* Duterte spokesman says due process must be observed
* Environment minister set to release closure orders
* Miners accuse minister of short-cutting process (Recasts with Duterte spokesman’s statement)
By Enrico Dela Cruz
MANILA, Feb 8 (Reuters) - Philippine President Rodrigo Duterte and his cabinet will give mines facing closure by the environment ministry a chance to appeal the decision or rectify any violations, his spokesman said on Wednesday.
Environment and Natural Resources Secretary Regina Lopez has ordered the closure of 23 of the country’s 41 mines, most of which produce nickel ore, and the suspension of five more due to violations uncovered during a lengthy environmental audit.
The decision rocked the nickel market as the Philippines is the world’s biggest exporter of nickel ore and angered mining firms in the country who said the process followed by the environment minister was neither legal nor fair.
“The president and his cabinet collectively decided to observe due process with regard to the mining issue,” presidential spokesman Ernesto Abella said in a statement on Wednesday.
“Companies affected by mining closures for violations of environmental laws and regulations will be given the opportunity to respond or dispute the audit, or make the necessary remedies to ensure compliance with government standards,” he said.
The Chamber of Mines of the Philippines industry group welcomed the decision, saying it “gives hope to our mining communities comprised of the many women and men who rely on the industry for their living”.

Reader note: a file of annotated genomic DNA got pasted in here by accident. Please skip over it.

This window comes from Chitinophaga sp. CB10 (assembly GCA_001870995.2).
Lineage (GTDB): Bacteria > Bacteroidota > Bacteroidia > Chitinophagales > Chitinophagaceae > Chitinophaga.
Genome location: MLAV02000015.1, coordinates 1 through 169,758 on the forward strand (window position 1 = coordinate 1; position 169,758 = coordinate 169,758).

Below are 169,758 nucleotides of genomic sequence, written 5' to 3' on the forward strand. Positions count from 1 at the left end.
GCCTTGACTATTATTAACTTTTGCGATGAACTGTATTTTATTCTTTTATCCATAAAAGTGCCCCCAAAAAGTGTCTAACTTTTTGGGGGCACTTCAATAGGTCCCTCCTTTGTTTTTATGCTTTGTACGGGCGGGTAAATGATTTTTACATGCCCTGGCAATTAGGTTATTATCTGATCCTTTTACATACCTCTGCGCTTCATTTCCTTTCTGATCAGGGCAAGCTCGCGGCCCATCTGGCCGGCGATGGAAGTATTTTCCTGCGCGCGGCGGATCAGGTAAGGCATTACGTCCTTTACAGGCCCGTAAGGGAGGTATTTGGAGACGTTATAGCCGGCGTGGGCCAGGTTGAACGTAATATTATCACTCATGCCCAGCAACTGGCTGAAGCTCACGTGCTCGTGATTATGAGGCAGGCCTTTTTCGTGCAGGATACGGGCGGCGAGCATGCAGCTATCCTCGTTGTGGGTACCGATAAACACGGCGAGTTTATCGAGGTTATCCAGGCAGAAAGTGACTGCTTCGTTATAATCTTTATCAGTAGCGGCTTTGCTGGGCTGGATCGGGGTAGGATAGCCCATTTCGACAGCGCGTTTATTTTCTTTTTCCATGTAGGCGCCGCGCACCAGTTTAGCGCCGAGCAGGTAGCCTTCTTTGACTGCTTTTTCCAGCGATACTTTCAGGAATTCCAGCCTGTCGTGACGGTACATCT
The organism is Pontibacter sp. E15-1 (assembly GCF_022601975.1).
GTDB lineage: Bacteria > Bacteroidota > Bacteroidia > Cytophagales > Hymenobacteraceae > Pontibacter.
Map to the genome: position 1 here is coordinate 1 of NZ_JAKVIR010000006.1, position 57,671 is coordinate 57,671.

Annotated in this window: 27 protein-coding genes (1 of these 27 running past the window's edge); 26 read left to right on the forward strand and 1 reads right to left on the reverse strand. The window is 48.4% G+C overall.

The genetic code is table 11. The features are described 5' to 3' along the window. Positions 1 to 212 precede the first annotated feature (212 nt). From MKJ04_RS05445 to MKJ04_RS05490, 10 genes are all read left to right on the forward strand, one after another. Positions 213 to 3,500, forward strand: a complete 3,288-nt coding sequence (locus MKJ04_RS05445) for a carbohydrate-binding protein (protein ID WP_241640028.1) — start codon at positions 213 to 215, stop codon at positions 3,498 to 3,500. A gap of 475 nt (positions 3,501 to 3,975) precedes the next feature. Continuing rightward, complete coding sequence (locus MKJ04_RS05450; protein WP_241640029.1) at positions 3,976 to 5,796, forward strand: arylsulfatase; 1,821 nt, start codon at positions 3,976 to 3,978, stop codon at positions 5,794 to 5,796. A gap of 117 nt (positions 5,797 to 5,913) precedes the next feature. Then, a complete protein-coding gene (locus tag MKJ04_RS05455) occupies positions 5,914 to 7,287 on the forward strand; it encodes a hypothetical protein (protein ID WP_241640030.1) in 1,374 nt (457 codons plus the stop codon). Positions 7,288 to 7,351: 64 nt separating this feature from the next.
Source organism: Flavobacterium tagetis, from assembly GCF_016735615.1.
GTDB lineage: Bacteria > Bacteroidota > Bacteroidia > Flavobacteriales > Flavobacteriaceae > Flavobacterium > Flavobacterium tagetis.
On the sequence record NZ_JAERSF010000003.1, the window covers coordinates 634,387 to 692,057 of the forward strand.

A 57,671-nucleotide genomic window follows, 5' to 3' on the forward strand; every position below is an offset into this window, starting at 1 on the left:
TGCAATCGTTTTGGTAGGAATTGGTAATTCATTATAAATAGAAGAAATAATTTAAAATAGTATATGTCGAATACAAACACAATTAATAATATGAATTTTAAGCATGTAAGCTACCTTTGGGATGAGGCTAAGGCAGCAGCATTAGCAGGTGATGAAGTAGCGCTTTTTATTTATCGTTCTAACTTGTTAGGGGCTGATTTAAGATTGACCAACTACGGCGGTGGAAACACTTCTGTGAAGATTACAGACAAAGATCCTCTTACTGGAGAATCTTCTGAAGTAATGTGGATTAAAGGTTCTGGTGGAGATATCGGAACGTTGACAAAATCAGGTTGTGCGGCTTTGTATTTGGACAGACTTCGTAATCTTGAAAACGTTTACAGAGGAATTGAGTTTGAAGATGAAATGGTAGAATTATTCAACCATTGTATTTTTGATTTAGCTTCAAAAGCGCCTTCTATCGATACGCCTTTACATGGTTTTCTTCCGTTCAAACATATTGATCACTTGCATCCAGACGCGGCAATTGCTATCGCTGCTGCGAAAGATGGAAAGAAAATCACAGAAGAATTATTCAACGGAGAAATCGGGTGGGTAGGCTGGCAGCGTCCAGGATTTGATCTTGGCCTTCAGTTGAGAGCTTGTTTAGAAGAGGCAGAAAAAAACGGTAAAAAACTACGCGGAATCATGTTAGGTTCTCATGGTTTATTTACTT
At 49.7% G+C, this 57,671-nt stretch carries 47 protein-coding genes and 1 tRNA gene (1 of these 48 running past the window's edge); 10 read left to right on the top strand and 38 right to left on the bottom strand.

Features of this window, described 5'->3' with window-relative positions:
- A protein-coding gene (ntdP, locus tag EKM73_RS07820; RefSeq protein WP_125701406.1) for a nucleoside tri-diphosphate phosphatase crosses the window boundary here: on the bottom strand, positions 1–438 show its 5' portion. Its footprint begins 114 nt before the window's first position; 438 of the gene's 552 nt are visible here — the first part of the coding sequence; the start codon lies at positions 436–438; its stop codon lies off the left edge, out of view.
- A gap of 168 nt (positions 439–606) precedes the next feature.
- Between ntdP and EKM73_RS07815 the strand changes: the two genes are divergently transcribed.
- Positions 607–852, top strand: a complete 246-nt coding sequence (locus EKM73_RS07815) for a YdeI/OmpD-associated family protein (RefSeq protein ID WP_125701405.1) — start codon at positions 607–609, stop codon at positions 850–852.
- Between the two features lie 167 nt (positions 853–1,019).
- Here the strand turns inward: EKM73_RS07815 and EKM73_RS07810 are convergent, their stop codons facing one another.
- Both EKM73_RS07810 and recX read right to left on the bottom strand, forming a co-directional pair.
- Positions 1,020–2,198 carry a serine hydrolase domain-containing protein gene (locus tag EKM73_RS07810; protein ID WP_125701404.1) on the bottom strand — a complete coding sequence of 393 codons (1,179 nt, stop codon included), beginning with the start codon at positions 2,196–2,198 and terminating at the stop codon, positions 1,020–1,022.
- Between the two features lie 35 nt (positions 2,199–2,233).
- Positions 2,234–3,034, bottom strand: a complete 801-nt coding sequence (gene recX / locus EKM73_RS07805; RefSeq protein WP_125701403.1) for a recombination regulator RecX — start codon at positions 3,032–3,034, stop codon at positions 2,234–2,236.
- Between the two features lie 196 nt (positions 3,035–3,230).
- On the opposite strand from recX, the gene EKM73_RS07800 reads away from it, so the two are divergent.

The group said it would work closely with the government to address issues raised “to ensure that a fair and just conclusion to the mines audit is reached”.
Lopez launched an audit of the country’s mines in July and appointed a panel to review its findings. It recommended only fines and suspensions, sources told Reuters, but the minister instead ordered 23 mines to shut on Feb. 2.
Earlier on Wednesday, the industry group accused Lopez of “short-cutting” the audit and decision-making process and said its members facing penalties had yet to receive any formal notice from the minister.
“The process ... was not fair, it’s not legal. She’s short-cutting the entire thing,” Ronald Recidoro, the industry group’s spokesman, said in an interview with ABS-CBN News Channel.
Lopez, who presented her decision to cabinet on Tuesday, was due to release mine closure orders on Wednesday and she also agreed to publish the panel’s recommendations.
Lopez earlier disputed the complaints by the mining industry group saying she had issued an “omnibus directive” before her Feb. 2 announcement and her decision was fair and legal.
“Our lawyers have decided (the closure and suspension orders) should be issued to individual mining companies,” Lopez said in a statement on Wednesday. (Editing by David Clarke)